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XL1 False Rumor


10 August 2014

Back in April 2014 we reported on the conspiracy rumor that Volkswagen's new "300 MPG car" (i.e., the XL1, more accurately described a 235 MPG plug-in diesel-electric hybrid) is "not allowed in America" (i.e., cannot legally be sold in the U.S. due to prohibitive federal regulations) because "it is too efficient" (i.e., would greatly lessen the demand for gasoline and thereby greatly lessen profits for Big Oil). As we noted in our article on that topic, everything about the rumor was false: The reason Volkswagen's XL1 plug-in diesel-electric hybrid isn't available in the U.S. is because at this point it's still a concept car for which Volkswagen is currently testing the market — they have produced the XL1 in very small quantities (just a few hundred) for retail sale, all of those vehicles to be sold in Europe via a lottery process for a whopping $160,000 each. And these supposed restrictive government regulations haven't kept cars that use no gasoline at all, such as the all-electric Tesla Model S and the Nissan Leaf, off the U.S. market.

Nonetheless, we still receive mail from readers who are buying into the Big Government/Big Oil collusion conspiracy to keep highly fuel-efficient cars out of the U.S., such as the following:

Please update this after reading the Consumer Reports article dealing with hybrids, and how dealers actively discourage people from buying or leasing them. And next time be more cautious when throwing around the word "conspiracy" in a derogatory manner. After all, when three or more gas stations get together to set the price of gas in an area at thirty cents more than gas costs less than 50 miles away, that IS a conspiracy, and discussing the meeting that took place, even if you get them to admit what was said, is a "conspiracy theory".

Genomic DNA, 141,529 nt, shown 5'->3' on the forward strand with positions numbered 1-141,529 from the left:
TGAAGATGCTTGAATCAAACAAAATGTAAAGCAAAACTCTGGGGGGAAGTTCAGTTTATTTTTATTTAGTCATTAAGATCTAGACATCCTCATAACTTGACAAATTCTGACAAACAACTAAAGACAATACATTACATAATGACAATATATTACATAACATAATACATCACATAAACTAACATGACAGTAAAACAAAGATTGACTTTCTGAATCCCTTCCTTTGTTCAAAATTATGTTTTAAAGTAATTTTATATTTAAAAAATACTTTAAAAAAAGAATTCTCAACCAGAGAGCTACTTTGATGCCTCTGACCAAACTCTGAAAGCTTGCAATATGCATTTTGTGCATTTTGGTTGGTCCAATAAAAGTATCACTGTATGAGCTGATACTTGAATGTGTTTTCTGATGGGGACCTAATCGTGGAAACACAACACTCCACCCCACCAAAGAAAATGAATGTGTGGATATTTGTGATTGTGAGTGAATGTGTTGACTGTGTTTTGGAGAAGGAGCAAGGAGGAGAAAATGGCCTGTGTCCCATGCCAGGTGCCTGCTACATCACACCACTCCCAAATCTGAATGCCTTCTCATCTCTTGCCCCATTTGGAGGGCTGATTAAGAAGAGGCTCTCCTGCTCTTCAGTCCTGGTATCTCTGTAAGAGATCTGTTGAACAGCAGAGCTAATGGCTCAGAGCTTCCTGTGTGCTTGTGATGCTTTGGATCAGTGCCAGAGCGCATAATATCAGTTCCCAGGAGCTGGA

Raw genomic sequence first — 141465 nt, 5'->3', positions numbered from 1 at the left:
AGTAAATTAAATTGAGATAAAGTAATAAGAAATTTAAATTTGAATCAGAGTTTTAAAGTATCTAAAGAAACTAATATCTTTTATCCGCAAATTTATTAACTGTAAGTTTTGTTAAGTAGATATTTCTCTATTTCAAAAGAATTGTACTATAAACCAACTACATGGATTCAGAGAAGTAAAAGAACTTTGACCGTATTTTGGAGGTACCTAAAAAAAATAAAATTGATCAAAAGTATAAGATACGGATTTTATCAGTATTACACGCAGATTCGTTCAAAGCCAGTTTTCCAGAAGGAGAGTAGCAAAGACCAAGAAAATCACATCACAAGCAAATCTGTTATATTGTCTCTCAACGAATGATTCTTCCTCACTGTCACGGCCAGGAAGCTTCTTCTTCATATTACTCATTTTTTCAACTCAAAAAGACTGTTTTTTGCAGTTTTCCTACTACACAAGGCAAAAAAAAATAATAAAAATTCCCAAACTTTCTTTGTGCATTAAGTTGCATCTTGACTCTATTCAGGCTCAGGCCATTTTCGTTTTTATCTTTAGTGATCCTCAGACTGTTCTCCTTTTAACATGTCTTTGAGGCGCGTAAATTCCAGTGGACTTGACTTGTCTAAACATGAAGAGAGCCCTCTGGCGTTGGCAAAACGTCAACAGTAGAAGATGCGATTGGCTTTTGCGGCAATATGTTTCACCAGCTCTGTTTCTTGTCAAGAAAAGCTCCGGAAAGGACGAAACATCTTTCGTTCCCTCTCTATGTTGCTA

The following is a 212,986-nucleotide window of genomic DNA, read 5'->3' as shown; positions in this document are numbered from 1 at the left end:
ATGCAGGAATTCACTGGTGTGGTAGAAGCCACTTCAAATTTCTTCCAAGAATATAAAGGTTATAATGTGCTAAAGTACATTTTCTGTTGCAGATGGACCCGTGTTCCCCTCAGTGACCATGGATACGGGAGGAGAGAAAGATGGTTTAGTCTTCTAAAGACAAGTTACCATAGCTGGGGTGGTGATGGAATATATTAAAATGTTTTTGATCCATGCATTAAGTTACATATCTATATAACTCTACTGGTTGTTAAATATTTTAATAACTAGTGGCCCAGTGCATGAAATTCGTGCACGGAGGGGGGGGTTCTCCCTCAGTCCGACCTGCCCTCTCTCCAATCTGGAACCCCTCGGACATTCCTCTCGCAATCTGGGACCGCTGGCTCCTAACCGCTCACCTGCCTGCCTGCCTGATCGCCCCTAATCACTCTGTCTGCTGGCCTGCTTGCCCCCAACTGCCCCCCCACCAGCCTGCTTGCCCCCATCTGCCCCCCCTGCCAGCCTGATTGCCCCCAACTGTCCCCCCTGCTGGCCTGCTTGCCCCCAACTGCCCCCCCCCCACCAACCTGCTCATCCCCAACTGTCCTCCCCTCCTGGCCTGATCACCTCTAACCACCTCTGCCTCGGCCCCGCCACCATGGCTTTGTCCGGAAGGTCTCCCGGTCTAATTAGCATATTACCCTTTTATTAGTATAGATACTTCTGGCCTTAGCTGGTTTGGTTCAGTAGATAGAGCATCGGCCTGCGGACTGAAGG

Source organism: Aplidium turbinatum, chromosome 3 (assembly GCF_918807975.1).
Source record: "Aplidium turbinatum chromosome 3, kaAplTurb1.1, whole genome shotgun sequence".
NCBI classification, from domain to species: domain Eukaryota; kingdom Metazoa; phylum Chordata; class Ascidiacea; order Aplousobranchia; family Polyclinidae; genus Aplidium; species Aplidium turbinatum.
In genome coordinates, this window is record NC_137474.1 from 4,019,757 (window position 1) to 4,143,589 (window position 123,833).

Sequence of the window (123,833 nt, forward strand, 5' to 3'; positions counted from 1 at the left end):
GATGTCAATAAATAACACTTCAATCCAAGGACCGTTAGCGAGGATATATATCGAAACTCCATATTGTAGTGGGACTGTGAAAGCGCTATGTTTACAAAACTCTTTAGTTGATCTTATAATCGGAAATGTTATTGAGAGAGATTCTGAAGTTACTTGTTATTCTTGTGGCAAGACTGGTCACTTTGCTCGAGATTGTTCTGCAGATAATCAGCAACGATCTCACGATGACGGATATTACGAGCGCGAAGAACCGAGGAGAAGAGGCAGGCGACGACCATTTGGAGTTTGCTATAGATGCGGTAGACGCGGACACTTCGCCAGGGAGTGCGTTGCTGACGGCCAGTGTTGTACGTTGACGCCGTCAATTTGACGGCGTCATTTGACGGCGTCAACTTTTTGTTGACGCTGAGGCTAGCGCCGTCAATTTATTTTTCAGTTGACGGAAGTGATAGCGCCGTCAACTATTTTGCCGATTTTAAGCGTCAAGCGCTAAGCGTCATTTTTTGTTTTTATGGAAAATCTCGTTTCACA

Comments such as these highlight the importance of actually reading and understanding material rather than simply skimming and accepting anything that sounds like it might confirm what one is already inclined to believe.

The Consumer Reports article referenced in the above-quoted comment involved that consumer publication's sending secret shoppers to several dozen automobile dealerships in order to survey how their salespeople dealt with customers expressing interest in plug-in
electric vehicles (EVs). What they found was that salespeople at dealerships sometimes discouraged the sale of plug-in models, steered customers towards gasoline-powered models, and couldn't give accurate or specific answers to basic questions about electric cars.

However, what readers such as the author of the above-quoted comment have failed to grasp is that the cited Consumer Reports article has virtually nothing to do with the facts outlined in our article, other than that they both generally involve the subject of hybrid/electric vehicles. The Consumer Reports article deals with an occasional reluctance on the part of auto salespeople to push EVs, not a federal regulation prohibiting the U.S. sale of such vehicles; Consumer Reports found such reluctance generally stemmed from salespeople's unfamiliarity with plug-in models rather than a plot to maintain oil company profits; and Consumer Reports also found that "in the end, most salespeople seemed to have the consumer’s interest at heart" rather than a desire to serve some other master (i.e., Big Oil) to the detriment of car buyers. Nothing in that article dealt with a conspiracy between government and Big Oil to keep high-mileage vehicles out of the U.S. market, as was (falsely) claimed of the XL1 vehicle we wrote about.

And of course the correspondent's chiding coda about a supposed "conspiracy" by service station operators to set the retail price of gasoline in their area is irrelevant as it has nothing to do with either regulations barring the sales of high-mileage vehicles nor with a conspiracy to inflate oil company profits. (In any case, gas station operators, like most all retailers, set their prices at whatever they've determined the market will bear, depending upon factors such as supply, demand, wholesale prices, and competition.)

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